Encouraging students to engage in philosophical dialogue can yield surprising results
Student satisfaction is often used as a proxy for teaching quality, yet it can be both limited and limiting, and may be associated with avoiding challenge. Some argue that well-being and the ability to flourish are more useful ‘metrics’ to consider when evaluating teaching and educational experiences. Research by Lynda Dunlop and her team at the University of York explores how philosophical dialogue can open up opportunities for discomfort that can develop students’ capabilities and promote happiness and well-being.
The nature of chemistry, in terms of its impact on us and our environment, raises a range of ethical, political and epistemological questions, necessitating a philosophical approach. However, few science students or trainee teachers encounter philosophy in their education. This is problematic, as the philosophy of chemistry can promote a deeper understanding of the subject that underpins clear communication about what chemists do and why, and Lynda and her team suggest that students at all levels would benefit from some experience of the area.
Undergraduates voluntarily participated in a project called Talking chemistry, which involved extracurricular workshops on the philosophy of chemistry. In part one, a facilitator questioned 25 students’ positions on philosophical questions, identifying the assumptions and reasoning behind their views. The answers to philosophical questions are open to informed disagreement and creating them requires reasoning, so this promotes collective reflection and discussion. The workshop delivery deliberately modelled the approach that the students would later put into practice themselves.
During part two, 11 students went on to develop and deliver philosophical workshops to introduce pupils aged 11–14 to philosophy. Some of the resources are well worth viewing.
Surveys and interviews investigated how participating undergraduates were affected by the study. The data showed that most students developed a better understanding of the relationship between philosophy and chemistry, and there were also notable increases in students’ confidence to discuss ethical issues and analyse concepts in chemistry. The data also revealed an increase in students’ confidence to disagree with others.
The activities in the appendix of this research are suitable for use at school or HE level. You can use them to introduce philosophical thinking in your lessons, but you can also consider these approaches:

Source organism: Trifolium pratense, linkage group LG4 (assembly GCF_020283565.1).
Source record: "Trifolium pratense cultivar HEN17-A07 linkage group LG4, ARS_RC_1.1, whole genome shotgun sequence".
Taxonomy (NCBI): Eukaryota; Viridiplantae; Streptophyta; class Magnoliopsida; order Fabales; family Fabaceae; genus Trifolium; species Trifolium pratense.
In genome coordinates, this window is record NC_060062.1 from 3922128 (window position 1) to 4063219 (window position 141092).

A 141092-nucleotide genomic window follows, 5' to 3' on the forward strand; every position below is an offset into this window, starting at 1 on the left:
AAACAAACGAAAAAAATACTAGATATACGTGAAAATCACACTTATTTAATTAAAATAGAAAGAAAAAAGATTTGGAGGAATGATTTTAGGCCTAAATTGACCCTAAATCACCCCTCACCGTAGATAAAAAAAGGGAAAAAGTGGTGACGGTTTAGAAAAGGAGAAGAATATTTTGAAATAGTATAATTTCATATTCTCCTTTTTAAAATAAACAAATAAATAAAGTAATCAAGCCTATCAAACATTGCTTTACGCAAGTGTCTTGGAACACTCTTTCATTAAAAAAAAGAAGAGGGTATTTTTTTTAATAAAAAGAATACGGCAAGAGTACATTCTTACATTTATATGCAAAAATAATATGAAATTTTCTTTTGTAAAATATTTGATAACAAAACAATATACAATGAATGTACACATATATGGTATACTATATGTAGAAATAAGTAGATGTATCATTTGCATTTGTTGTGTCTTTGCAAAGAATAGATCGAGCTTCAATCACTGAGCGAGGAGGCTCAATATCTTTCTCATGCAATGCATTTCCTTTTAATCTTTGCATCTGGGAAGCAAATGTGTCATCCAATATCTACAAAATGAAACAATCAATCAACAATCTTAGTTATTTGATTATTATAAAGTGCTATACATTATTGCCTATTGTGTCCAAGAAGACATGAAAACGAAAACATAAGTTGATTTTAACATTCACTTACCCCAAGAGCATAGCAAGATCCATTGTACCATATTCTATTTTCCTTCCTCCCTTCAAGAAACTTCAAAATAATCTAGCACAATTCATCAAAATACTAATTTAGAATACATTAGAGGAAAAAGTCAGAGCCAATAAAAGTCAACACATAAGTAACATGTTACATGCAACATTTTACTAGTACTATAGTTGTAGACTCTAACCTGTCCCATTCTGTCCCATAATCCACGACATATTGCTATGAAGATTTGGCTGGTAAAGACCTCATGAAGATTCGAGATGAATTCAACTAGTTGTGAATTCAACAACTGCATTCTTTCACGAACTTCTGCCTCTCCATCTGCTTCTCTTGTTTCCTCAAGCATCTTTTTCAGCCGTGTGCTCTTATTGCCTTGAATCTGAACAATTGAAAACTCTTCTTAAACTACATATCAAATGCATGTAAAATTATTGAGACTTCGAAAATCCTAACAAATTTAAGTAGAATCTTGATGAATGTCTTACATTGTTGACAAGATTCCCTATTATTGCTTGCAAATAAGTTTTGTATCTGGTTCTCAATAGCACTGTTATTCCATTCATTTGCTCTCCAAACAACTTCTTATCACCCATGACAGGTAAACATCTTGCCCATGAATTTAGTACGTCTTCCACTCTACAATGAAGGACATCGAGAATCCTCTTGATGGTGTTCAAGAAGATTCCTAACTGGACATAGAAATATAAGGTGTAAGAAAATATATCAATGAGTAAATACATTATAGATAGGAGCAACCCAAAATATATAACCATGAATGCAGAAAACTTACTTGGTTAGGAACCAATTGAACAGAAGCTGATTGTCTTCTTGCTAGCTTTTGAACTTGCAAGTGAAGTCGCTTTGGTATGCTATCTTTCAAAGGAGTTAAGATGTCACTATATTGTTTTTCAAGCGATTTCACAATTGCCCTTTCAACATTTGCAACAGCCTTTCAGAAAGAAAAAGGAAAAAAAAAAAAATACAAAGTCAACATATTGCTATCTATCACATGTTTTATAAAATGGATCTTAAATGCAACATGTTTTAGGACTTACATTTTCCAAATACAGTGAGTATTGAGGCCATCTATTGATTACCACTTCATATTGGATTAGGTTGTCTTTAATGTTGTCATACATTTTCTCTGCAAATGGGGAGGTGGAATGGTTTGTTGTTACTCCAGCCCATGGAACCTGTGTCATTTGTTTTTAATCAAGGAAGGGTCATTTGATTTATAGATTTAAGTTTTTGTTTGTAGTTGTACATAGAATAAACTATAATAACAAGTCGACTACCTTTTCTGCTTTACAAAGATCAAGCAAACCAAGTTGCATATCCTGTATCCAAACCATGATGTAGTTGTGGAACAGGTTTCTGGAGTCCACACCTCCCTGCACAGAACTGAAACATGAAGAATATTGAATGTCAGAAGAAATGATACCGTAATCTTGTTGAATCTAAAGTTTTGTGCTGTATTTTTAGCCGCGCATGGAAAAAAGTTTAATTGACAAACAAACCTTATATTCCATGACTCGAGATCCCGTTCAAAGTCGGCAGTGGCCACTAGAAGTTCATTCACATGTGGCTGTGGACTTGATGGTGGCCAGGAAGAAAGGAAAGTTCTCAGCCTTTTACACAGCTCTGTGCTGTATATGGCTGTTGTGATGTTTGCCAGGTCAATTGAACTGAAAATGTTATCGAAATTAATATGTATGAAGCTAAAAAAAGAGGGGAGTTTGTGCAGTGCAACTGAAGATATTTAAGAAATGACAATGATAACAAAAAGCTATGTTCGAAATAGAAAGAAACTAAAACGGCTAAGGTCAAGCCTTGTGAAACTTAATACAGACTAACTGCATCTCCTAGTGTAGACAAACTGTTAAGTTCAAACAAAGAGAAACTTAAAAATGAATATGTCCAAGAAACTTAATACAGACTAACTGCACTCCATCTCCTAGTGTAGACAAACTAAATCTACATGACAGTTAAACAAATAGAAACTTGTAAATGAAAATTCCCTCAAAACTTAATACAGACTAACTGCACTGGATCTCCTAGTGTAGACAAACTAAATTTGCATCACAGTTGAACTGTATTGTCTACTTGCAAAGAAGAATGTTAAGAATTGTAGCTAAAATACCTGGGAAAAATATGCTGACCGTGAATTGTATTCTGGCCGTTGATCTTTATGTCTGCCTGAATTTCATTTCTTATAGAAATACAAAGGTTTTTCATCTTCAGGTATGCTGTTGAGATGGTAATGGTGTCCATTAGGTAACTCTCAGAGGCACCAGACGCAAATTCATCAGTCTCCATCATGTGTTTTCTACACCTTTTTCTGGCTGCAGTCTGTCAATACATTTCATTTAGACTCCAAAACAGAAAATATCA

- A-level students could use the resources from the supplementary materials to deliver workshops to younger students, in the same way as the undergraduates in the study. This would expose both groups to the benefits of philosophical dialogue, prompting them to reflect on and challenge their assumptions and paradigms.
- For those teaching university students, you could use ideas from the study to devise a component of chemical communication training. This would particularly benefit those going into teaching.
Qualitative data supported the idea that focusing on the quality of arguing rather than on singular, ‘correct’ answers, stimulates new and liberating conversations about chemistry. Several participants suggested that philosophical dialogue should be a mandatory part of their degree programme, and it’s clear that the school pupils also benefited from the study.
Participating in philosophical dialogue helps students think critically by encouraging them to ask questions, identify assumptions and reflect on their position. In engaging with peers, students need to justify their views and explore other perspectives. At school level, philosophical inquiry can promote meaningful dialogue around the construction of scientific knowledge and ideas. Any teacher knows that an innate sense of curiosity is a key characteristic of a proactive, independent learner. The use of philosophical dialogue may be an effective way to pique students’ interest in the subject.
L Dunlop, A Hogson and J E Stubbs, Chem. Educ. Res. Pract., 2020, 21, 438 (DOI: 10.1039/c9rp00141g)